Liquid Calories: Why Include Them in Our Menu Plans

by | Oct 28, 2011 | Health Habits, Nutrition Support, Uncategorized

Ask anyone on a diet plan and chances are, they will sheepishly agree they do not count calories from the liquids they consume. When working on their diet plan, every solid food item they consume or desire to eat is carefully checked and the calories worked out. In all this, people often forget that liquid calories count just as much as calories from solid food. In fact, we need to be more careful with liquid calories because there is higher potential for ‘empty’ calories to sneak in through the liquids we consume.

The quantity of liquids is what could bust our diet.

So many of us struggling to maintain our diet plan, casually open the fridge and either directly drink from a carton of fruit juice or pour ourselves a glass full of fruit juice. Each serving of fruit juice is 120 to 150 liquid calories. The sweeter fruit juices have even more liquid calories in them. If you have had just three or four glasses of fruit juice in a day, you might have added as much as 600 liquid calories to your diet. If you have not been counting these liquid calories then chances are your diet plan will be a bust – and more so if the liquids you have been drinking also included popular sweet aerated drinks.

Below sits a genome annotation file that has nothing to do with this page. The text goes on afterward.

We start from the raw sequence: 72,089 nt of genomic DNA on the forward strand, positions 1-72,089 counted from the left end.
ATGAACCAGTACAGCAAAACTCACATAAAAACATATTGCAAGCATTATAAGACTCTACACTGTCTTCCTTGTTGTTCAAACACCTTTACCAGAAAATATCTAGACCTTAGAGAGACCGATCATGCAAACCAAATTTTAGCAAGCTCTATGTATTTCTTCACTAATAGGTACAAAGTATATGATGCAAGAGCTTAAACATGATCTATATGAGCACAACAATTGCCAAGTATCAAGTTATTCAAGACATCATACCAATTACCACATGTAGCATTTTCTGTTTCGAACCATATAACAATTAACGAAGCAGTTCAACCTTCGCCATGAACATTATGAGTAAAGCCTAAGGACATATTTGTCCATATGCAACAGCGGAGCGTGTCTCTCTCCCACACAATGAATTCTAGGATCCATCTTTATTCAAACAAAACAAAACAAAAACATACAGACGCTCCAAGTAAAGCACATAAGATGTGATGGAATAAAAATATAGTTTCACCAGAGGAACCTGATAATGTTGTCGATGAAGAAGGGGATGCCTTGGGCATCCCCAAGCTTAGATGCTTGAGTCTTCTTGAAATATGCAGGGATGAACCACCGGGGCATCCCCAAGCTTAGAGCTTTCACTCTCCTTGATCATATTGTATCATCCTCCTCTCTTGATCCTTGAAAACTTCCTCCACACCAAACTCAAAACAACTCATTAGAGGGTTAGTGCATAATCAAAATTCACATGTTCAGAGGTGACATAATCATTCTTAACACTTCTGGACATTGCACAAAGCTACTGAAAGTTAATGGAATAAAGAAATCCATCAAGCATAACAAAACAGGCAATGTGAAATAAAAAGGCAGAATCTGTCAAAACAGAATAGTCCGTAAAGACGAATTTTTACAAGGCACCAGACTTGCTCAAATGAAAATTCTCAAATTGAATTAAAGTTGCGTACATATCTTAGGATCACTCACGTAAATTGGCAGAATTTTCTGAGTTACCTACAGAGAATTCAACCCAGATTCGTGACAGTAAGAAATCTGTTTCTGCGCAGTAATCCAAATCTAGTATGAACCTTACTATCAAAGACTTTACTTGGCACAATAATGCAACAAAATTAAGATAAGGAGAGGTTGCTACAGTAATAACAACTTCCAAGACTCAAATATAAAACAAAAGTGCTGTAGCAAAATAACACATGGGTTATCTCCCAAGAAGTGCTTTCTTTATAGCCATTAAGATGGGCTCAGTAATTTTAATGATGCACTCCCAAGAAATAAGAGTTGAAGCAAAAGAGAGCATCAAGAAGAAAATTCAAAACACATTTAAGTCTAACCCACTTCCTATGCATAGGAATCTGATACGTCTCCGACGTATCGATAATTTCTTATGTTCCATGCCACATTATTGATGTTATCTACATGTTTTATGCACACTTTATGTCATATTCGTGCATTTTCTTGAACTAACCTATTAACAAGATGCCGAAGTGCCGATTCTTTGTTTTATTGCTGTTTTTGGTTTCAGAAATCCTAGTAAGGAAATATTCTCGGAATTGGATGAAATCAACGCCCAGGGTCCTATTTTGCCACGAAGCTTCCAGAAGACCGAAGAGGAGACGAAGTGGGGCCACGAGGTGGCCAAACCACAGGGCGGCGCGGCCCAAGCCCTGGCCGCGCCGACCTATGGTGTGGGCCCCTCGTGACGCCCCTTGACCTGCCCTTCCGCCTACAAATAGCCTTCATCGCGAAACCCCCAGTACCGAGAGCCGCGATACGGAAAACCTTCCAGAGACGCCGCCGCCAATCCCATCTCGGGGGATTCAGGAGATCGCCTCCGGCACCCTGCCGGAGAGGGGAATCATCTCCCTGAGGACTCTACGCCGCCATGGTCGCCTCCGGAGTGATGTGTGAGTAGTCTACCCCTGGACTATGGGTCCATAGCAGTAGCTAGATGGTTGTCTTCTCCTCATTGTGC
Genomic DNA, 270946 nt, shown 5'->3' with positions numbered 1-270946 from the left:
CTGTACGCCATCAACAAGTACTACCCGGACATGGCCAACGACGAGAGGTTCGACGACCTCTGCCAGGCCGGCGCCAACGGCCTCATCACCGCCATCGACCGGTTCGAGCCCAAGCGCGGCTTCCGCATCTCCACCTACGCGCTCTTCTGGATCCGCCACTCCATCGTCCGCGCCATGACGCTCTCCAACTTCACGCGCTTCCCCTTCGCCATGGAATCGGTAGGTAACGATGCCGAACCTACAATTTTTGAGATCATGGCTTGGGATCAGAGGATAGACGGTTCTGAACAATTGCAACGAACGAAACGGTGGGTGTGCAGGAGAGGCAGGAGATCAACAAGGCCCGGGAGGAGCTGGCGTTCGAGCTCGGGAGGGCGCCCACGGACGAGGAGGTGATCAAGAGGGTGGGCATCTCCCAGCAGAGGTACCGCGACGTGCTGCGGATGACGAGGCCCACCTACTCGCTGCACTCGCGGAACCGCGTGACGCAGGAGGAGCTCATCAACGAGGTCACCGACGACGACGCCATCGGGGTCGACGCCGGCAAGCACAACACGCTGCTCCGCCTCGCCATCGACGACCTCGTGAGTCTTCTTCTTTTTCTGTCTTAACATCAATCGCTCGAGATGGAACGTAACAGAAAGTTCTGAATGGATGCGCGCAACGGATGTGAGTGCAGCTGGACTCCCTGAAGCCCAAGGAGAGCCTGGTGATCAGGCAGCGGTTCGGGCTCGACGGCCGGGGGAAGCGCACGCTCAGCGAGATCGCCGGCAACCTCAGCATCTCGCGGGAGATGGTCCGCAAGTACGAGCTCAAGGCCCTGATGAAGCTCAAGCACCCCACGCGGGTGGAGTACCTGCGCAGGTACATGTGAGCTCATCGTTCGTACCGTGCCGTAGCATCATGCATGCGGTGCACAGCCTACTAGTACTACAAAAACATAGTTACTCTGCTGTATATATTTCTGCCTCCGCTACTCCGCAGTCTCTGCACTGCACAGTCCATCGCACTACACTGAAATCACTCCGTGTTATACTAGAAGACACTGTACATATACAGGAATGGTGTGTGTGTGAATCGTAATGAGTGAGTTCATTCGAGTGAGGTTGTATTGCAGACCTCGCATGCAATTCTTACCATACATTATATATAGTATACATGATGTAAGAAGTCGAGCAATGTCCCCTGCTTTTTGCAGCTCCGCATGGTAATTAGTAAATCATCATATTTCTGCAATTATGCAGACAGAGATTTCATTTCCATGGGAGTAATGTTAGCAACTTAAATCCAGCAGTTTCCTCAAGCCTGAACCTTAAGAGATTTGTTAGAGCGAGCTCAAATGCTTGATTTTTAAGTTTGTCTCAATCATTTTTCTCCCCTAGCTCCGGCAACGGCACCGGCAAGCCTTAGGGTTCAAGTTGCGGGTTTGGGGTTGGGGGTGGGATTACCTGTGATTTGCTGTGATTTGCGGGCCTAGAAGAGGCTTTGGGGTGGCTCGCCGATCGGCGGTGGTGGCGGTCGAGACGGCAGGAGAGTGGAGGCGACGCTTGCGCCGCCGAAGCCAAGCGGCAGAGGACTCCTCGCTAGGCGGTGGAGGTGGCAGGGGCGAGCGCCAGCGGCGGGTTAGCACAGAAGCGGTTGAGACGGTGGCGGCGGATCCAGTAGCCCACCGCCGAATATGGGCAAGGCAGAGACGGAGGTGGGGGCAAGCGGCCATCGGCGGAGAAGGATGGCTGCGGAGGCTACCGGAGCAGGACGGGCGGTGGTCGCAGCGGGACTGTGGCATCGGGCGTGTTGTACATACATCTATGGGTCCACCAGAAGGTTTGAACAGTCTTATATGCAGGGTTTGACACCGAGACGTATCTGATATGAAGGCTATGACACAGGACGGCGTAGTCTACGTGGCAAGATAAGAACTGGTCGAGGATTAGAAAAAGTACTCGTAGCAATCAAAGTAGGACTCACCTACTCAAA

Zero-calorie sweetened aerated drinks are the bane of all diet plans.

How much more chemicals are we going to consume? Ingested chemicals not only confuse our body but could also be potentially carcinogenic. As an experienced dietitian and nutritional expert, let me say this; any food or drink that contains liquid calories in the form of white sugar is okay. White natural sugar is not harmful because it can be exercised out. If on the other hand, we drink something that contains the so-called ‘zero calorie’ sweetener, our body gets confused because it expects nutrition and calories. When our stomach receives neither from the sweet liquid we consumed, it triggers a hunger signal. This is why after drinking a zero-calorie drink, you feel hungry shortly thereafter and your carefully formulated diet plan goes bust. Little surprise then, that so many good folks wonder why they do not lose weight despite being on a highly rated (and often expensive) diet plan.

Be aware of the corn syrup trick.

Almost all manufacturers of bottled sweet drinks use corn syrup instead of white sugar. Corn syrup is just as sweet as white sugar but is less expensive to buy. Artificially sweetened fruit juices also contain corn syrup instead of regular white sugar. Problem with corn syrup is that it is more damaging than white sugar because it represents liquid calories that are more difficult to eliminate via exercise. Some researchers go as far as to warn us that corn syrup triggers the body to store more fat. While USDA has yet to comment on these claims, it is best to stay away from sweetened and zero calorie drinks including artificially sweetened fruit juices lest their liquid calories bust your diet plan.

Good rule of thumb is to drink more water than any other liquids – it is the single most important liquid for our body anyway!